The willingness to do that could be a key component here as Jacobs has indicated he still thinks he is an everyday first basemen and might not be willing to be merely a pinch hitter. Neither Catalanotto nor Jacobs have hit the ball with the authority we have seen from Carter and that has certainly put him on Jerry Manuel's radar.

There is a lot to be said for a hungry player who has spent more years riding minor league buses than most prospects and one that might be at that crossroads that all minor leaguers are forced to face--make the show now or move on. And this fiery left handed hitter is clearly not willing to face that just yet.

With opening day just under 2 weeks away, Chris Carter is now in the conversation of earning a spot on the Mets roster. With the door creased open for him, I would not bet against him making it especially if he continues hitting the ball the way he has from the moment he arrived here in Florida. And if Jacobs and Catalanotto continue to struggle at the plate, they might both run the risk of being on the outside looking in 2 weeks from today.


What Will The 2010 Met Bullpen Look Like?

 

Port St. Lucie, Florida --Bullpens in today's major league baseball are the single biggest common denominator for playoff bound teams. The reason for that is whatever your particular weakness is--thin starting pitching, inability to score tack on runs, or shoddy defense--good relief pitching can save your season. Conversely, a poor bullpen can take every little blemish and make it an eyesore.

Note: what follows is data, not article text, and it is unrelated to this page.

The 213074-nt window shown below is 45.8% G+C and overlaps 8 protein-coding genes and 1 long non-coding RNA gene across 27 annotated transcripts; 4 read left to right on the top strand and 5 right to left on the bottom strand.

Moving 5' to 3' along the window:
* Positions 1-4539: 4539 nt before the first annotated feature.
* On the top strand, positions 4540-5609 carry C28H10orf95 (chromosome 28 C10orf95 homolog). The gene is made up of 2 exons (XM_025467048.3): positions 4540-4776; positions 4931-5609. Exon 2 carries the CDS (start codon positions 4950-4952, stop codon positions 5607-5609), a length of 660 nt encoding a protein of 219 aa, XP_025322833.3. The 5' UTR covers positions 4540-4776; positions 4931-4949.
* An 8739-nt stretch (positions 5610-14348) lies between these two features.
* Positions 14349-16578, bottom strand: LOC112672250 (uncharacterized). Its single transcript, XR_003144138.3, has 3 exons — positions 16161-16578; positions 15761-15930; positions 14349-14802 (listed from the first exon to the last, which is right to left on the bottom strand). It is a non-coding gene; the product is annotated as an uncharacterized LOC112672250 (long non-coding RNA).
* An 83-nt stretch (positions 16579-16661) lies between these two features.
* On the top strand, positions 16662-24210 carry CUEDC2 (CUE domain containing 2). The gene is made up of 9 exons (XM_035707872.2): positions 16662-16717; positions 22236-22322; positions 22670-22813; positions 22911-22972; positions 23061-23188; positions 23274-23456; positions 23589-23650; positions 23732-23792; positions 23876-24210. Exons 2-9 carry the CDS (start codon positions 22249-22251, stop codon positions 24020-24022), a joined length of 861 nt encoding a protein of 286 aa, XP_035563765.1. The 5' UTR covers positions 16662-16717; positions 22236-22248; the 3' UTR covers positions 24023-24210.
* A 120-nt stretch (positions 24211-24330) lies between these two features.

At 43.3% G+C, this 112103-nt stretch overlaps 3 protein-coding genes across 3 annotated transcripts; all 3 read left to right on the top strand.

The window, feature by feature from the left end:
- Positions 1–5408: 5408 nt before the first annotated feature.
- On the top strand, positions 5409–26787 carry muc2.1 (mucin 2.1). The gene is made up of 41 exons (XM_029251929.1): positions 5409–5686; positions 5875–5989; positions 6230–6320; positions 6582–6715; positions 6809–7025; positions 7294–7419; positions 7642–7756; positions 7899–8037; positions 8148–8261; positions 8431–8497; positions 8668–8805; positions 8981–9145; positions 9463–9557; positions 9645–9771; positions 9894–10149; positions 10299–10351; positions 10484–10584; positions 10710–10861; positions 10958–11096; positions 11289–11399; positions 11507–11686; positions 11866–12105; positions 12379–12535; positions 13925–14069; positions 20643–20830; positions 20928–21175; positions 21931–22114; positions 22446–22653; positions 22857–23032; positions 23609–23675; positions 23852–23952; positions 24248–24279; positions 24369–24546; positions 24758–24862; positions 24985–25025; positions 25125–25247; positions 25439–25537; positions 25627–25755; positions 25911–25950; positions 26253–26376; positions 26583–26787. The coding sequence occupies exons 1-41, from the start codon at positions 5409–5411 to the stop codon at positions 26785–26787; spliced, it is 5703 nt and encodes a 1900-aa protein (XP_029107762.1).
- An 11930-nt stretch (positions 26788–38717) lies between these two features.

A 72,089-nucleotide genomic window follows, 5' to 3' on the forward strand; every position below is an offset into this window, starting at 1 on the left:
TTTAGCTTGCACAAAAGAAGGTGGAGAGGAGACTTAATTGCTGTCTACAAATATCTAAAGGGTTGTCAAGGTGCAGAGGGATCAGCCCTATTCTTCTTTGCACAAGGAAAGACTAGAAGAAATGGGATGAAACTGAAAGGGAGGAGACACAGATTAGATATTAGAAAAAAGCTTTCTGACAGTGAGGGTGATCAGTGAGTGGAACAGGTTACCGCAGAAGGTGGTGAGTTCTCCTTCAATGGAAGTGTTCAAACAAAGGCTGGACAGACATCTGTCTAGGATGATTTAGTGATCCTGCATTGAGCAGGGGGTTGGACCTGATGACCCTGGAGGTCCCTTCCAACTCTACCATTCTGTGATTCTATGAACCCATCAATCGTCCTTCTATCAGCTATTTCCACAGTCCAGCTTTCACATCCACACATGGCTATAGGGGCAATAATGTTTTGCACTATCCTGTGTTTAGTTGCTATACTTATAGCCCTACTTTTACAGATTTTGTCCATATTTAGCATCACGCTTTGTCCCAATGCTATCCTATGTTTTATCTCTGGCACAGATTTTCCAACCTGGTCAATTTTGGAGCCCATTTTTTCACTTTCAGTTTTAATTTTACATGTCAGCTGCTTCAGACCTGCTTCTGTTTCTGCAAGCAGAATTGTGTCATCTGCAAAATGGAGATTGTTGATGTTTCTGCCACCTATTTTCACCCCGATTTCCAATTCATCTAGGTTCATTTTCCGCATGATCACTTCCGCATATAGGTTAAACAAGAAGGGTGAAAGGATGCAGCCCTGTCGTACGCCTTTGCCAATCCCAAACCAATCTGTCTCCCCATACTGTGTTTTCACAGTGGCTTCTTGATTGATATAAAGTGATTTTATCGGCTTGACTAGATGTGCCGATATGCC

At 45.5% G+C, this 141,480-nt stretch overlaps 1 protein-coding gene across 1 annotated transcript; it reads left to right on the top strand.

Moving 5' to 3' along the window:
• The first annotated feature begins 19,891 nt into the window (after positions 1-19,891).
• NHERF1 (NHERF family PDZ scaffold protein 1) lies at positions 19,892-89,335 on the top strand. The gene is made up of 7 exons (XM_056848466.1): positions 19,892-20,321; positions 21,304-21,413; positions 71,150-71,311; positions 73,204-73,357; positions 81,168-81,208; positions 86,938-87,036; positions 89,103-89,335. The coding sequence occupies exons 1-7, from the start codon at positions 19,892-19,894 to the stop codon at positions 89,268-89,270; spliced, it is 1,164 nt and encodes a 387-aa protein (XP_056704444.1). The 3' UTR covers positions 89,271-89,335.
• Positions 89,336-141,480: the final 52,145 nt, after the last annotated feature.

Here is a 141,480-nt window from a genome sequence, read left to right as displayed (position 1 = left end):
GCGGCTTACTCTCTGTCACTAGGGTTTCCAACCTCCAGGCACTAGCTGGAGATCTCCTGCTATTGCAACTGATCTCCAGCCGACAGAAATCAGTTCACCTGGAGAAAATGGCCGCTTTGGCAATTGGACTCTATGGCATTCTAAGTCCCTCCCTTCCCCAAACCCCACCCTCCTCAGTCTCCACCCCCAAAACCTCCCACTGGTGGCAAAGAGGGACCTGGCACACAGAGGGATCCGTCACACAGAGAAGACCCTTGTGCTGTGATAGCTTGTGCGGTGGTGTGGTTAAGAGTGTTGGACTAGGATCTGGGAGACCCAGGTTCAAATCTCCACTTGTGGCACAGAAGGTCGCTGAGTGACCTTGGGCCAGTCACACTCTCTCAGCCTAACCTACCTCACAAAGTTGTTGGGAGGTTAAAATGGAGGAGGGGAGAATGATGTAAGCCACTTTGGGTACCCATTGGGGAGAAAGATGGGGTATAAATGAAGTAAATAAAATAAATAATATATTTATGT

So, how will the 2010 Met bullpen stack up? It is a very important question to answer because beyond Johan Santana the Mets will have a quartet of pitchers who are not exactly innings eaters. As a consequence, Jerry Manuel will need to lean heavily on his bullpen which may leave a lot of Met fans uneasy. It may be particularly troubling considering how much the manager likes to mix and match in the middle innings of a game.

The first order of business would be to anoint an 8th inning set-up man who would precede the entrance of Francisco Rodriquez in a tight game but Plan A went awry when Kelvim Escobar showed up to spring training unable to pitch. In fact, he still has not picked up a ball yet here in Port St. Lucie. Plan B was Ryota Igarashi who has shown some flashes but has not really set himself apart from the rest of the competition. Bobby Parnell has been better but has still shown an inability to get lefthanded hitters out while Sean Green and Pedro Feliciano are also viewed as "non crossover guys" by Manuel.

Kiko Calero is an interesting prospect for the role especially since his numbers were very impressive last year giving up only 36 hits in 60 innings of work. That would appear to be the best resume of any of the above mentioned pitchers and he would be the leading candidate if the team felt he could be durable enough to handle the role.

And of course, there is the case of Jenrry Mejia who has dazzled the Mets here in Florida and could fit into that role. However, Jerry Manuel has indicated that if Mejia makes the team, he will be gradually weaned into the role. So, you certainly get the impression that Jerry Manuel is planning to go with an "set up man by committee" philosophy which is a slippery slope because roles will have little clarity in the Met bullpen.

With the Met manager on a short leash early in the season, how the committee performs could very well have a huge impact on his long-term job security. It will be an interesting dynamic to watch in the initial weeks of the season.